Episode 36: The White Chapel

Senuseret I (Part 3): Karnak.

The reign of Senuseret I is notable for the swathe of construction projects initiated at the king’s command. For the first time since the Old Kingdom, monuments are being erected up and down the Nile Valley. Most noteworthy are the contributions at Karnak, where the legendary temple finds its genesis; Elephantine, where existing temples are re-modeled and reconstructed; and Heliopolis, where Senuseret’s obelisk is the only surviving monument of antiquity.

The king’s pyramid at al-Lisht also attempts something new…with mixed results.

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A digital reconstruction of the White Chapel (Source: the UCLA Digital Karnak Project).

(More images of the White Chapel can be found here: Flickr User: Kairoinfo4u).

A digital reconstruction of the early Amun Temple at Karnak

(Source: the UCLA Digital Karnak Project).

The later Satet Temple at Elephantine. The surviving temple dates from far later than the Middle Kingdom (Source: Dominic Perry, 2008 – Use as you wish).

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The Satet Temple looking Eastward. Near to this portion is deep pit, used to measure the annual Nile flood, for which Satet was partly responsible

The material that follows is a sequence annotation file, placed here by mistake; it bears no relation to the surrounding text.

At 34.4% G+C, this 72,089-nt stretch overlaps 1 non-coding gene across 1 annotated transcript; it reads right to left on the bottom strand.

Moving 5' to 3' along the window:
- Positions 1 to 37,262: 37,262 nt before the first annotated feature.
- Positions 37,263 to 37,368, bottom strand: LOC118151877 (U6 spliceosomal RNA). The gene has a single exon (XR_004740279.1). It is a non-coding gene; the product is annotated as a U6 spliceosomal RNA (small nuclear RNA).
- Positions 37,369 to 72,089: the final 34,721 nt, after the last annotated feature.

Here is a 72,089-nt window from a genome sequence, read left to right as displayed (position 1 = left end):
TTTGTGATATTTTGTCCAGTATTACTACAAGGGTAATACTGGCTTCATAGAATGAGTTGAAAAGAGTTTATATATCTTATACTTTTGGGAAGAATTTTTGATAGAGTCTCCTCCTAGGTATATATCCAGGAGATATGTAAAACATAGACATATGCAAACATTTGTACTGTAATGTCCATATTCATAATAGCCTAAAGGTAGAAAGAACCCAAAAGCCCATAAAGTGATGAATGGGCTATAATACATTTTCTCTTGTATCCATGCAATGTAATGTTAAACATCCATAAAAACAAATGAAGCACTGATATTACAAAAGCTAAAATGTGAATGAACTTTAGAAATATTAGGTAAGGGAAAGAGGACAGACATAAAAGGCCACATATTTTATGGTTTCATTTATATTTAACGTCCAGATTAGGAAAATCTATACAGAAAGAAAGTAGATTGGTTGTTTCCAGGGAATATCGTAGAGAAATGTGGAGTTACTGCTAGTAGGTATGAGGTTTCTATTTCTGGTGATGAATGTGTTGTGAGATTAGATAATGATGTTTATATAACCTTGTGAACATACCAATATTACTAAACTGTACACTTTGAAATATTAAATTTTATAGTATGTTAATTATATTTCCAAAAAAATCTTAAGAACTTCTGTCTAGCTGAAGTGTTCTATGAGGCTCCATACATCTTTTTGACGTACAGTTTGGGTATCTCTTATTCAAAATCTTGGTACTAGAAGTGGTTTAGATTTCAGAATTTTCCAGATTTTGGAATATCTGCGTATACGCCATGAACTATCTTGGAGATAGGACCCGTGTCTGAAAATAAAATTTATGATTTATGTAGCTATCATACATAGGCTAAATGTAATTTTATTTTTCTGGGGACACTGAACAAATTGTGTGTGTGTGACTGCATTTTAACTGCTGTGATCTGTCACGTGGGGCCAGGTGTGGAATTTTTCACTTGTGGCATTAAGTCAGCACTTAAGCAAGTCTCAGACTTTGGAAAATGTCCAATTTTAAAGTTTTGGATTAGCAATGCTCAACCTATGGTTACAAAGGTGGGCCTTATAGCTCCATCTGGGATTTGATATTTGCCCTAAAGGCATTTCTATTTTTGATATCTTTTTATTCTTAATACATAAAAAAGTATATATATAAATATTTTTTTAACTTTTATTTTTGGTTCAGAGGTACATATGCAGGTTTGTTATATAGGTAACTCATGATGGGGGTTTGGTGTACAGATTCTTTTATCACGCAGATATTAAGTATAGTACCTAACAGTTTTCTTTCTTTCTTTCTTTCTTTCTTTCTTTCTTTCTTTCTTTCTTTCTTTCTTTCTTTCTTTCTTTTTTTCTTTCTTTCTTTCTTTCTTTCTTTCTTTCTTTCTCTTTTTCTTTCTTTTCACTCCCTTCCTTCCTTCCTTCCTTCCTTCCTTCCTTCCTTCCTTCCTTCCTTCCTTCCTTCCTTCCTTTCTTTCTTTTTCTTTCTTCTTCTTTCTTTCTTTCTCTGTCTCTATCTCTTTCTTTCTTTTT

(Source: Dominic Perry, 2008 – use as you wish).

The obelisk of Kha-kheper-Re Senuseret I at Heliopolis, erected as part of the Atum-Re temple (Source: Wikipedia).

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The collapsed pyramid of Senuseret I at al-Lisht (Source: Wikipedia).

The king’s pyramid in diagram, showing the sixteen “cells” which made its construction so unique (Source: Wikipedia).

A polished shell, with the cartouche of the king (Source: Digital Egypt by UCL).

Bibliography

Wolfram Grajetzki, The Middle Kingdom of Ancient Egypt, 2006.

James H. Breasted, A History of Egypt, 1905 (1959 Edition).

UCLA Digital Karnak Project.

 

4 Comments Add yours

  1. Danielle W. says:

    I just have to say your podcast is an amazing resource. Up until now, the kings and elites were merely dry names in my books, surrounded with accomplishments lacking sufficient context.
    Now, they live and breath.
    I also appreciate your episode organization, images, and resource drops. The way it is introduced and summarized makes it very easy to reference while I work.

    1. DominicPerry says:

      Hi Danielle,
      Thank you very much! Such kind words 🙂 I’m glad you are enjoying the show, and I hope it continue to meet your expectations!
      Best regards,
      Dominic

  2. Wendy Ellyn says:

    Dominic, I am so grateful for your podcast! I’m working my way through the episodes in preparation for Nile cruise / tour of Egypt in December. ( I wish I had known about your January 2020 trip before booking the cruise, I would’ve loved to come along! Maybe next time. ) It’s clear how much craft and care you put into each episode. The delivery, structure, and pacing are excellent. I am consuming them at the rate of 3 to 5 per day and I know I will be disappointed when they end!

    I am wondering about the music at the end of Episode 36, and used elsewhere as well. Is it part of a longer recording I can download or purchase somewhere?

    Thank you again for the podcast.

    1. DominicPerry says:

      Hi Wendy,
      Thanks for listening! This is the piece “Many Roads, Many Travels” by Keith Zizza which you can find on his website here http://keithzizza.com/projects/children_of_the_nile

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